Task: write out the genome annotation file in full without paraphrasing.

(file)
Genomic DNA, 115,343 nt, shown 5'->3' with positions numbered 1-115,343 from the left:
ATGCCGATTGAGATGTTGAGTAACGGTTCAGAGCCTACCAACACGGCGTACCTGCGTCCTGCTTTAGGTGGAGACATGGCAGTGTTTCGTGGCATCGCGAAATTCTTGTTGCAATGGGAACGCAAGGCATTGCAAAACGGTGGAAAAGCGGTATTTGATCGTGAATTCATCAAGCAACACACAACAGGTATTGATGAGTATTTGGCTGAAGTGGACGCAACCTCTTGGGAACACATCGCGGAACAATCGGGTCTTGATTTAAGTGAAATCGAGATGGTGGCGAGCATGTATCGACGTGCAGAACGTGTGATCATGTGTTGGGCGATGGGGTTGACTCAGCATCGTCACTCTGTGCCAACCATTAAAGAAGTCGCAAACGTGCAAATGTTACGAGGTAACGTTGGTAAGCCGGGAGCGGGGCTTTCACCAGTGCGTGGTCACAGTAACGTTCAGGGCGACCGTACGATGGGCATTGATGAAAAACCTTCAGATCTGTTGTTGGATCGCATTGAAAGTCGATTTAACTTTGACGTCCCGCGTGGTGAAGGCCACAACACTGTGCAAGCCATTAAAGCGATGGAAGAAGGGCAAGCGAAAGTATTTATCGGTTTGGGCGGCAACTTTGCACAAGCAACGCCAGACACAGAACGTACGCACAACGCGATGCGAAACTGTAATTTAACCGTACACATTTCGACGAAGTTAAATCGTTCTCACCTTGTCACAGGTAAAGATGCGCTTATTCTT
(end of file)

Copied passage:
Genomic DNA, 115,343 nt, shown 5'->3' with positions numbered 1-115,343 from the left:
ATGCCGATTGAGATGTTGAGTAACGGTTCAGAGCCTACCAACACGGCGTACCTGCGTCCTGCTTTAGGTGGAGACATGGCAGTGTTTCGTGGCATCGCGAAATTCTTGTTGCAATGGGAACGCAAGGCATTGCAAAACGGTGGAAAAGCGGTATTTGATCGTGAATTCATCAAGCAACACACAACAGGTATTGATGAGTATTTGGCTGAAGTGGACGCAACCTCTTGGGAACACATCGCGGAACAATCGGGTCTTGATTTAAGTGAAATCGAGATGGTGGCGAGCATGTATCGACGTGCAGAACGTGTGATCATGTGTTGGGCGATGGGGTTGACTCAGCATCGTCACTCTGTGCCAACCATTAAAGAAGTCGCAAACGTGCAAATGTTACGAGGTAACGTTGGTAAGCCGGGAGCGGGGCTTTCACCAGTGCGTGGTCACAGTAACGTTCAGGGCGACCGTACGATGGGCATTGATGAAAAACCTTCAGATCTGTTGTTGGATCGCATTGAAAGTCGATTTAACTTTGACGTCCCGCGTGGTGAAGGCCACAACACTGTGCAAGCCATTAAAGCGATGGAAGAAGGGCAAGCGAAAGTATTTATCGGTTTGGGCGGCAACTTTGCACAAGCAACGCCAGACACAGAACGTACGCACAACGCGATGCGAAACTGTAATTTAACCGTACACATTTCGACGAAGTTAAATCGTTCTCACCTTGTCACAGGTAAAGATGCGCTTATTCTT